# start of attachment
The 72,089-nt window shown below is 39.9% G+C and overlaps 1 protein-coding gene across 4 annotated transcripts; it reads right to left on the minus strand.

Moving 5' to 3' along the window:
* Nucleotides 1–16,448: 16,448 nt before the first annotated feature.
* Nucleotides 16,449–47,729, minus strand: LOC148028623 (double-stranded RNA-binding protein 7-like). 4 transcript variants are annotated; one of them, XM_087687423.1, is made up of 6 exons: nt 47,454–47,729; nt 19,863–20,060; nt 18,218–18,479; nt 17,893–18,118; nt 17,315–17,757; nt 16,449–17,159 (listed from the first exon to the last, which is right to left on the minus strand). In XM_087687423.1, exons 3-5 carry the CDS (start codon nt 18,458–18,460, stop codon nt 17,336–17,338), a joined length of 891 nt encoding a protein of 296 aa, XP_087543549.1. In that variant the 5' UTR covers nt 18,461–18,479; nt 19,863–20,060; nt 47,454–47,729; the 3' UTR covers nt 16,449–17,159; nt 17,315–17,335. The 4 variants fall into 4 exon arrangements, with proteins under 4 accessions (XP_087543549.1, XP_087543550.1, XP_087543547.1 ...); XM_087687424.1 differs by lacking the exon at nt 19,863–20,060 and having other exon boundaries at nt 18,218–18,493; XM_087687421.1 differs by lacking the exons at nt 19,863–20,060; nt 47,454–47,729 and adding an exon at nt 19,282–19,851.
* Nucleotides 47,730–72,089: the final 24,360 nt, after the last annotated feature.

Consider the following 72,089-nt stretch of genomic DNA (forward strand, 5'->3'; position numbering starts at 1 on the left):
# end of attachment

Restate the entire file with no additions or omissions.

The 72,089-nt window shown below is 39.9% G+C and overlaps 1 protein-coding gene across 4 annotated transcripts; it reads right to left on the minus strand.

Moving 5' to 3' along the window:
* Nucleotides 1–16,448: 16,448 nt before the first annotated feature.
* Nucleotides 16,449–47,729, minus strand: LOC148028623 (double-stranded RNA-binding protein 7-like). 4 transcript variants are annotated; one of them, XM_087687423.1, is made up of 6 exons: nt 47,454–47,729; nt 19,863–20,060; nt 18,218–18,479; nt 17,893–18,118; nt 17,315–17,757; nt 16,449–17,159 (listed from the first exon to the last, which is right to left on the minus strand). In XM_087687423.1, exons 3-5 carry the CDS (start codon nt 18,458–18,460, stop codon nt 17,336–17,338), a joined length of 891 nt encoding a protein of 296 aa, XP_087543549.1. In that variant the 5' UTR covers nt 18,461–18,479; nt 19,863–20,060; nt 47,454–47,729; the 3' UTR covers nt 16,449–17,159; nt 17,315–17,335. The 4 variants fall into 4 exon arrangements, with proteins under 4 accessions (XP_087543549.1, XP_087543550.1, XP_087543547.1 ...); XM_087687424.1 differs by lacking the exon at nt 19,863–20,060 and having other exon boundaries at nt 18,218–18,493; XM_087687421.1 differs by lacking the exons at nt 19,863–20,060; nt 47,454–47,729 and adding an exon at nt 19,282–19,851.
* Nucleotides 47,730–72,089: the final 24,360 nt, after the last annotated feature.

Consider the following 72,089-nt stretch of genomic DNA (forward strand, 5'->3'; position numbering starts at 1 on the left):